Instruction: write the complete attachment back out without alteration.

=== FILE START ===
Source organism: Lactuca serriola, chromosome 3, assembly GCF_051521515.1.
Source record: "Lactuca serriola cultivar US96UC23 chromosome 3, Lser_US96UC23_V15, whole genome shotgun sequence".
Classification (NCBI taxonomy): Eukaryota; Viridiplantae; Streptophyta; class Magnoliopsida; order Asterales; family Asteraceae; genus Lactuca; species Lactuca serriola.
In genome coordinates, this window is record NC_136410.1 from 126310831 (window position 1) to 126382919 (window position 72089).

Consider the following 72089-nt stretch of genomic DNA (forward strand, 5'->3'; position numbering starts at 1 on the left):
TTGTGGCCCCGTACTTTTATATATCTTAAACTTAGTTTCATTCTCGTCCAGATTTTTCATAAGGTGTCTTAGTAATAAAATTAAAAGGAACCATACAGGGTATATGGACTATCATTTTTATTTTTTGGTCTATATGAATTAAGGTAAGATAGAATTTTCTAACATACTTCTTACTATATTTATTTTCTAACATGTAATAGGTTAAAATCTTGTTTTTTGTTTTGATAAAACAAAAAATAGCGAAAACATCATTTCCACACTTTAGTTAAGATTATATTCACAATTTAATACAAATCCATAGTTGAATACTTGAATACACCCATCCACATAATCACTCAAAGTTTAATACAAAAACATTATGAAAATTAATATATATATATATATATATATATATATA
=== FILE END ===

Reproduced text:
Source organism: Lactuca serriola, chromosome 3, assembly GCF_051521515.1.
Source record: "Lactuca serriola cultivar US96UC23 chromosome 3, Lser_US96UC23_V15, whole genome shotgun sequence".
Classification (NCBI taxonomy): Eukaryota; Viridiplantae; Streptophyta; class Magnoliopsida; order Asterales; family Asteraceae; genus Lactuca; species Lactuca serriola.
In genome coordinates, this window is record NC_136410.1 from 126310831 (window position 1) to 126382919 (window position 72089).

Consider the following 72089-nt stretch of genomic DNA (forward strand, 5'->3'; position numbering starts at 1 on the left):
TTGTGGCCCCGTACTTTTATATATCTTAAACTTAGTTTCATTCTCGTCCAGATTTTTCATAAGGTGTCTTAGTAATAAAATTAAAAGGAACCATACAGGGTATATGGACTATCATTTTTATTTTTTGGTCTATATGAATTAAGGTAAGATAGAATTTTCTAACATACTTCTTACTATATTTATTTTCTAACATGTAATAGGTTAAAATCTTGTTTTTTGTTTTGATAAAACAAAAAATAGCGAAAACATCATTTCCACACTTTAGTTAAGATTATATTCACAATTTAATACAAATCCATAGTTGAATACTTGAATACACCCATCCACATAATCACTCAAAGTTTAATACAAAAACATTATGAAAATTAATATATATATATATATATATATATATATA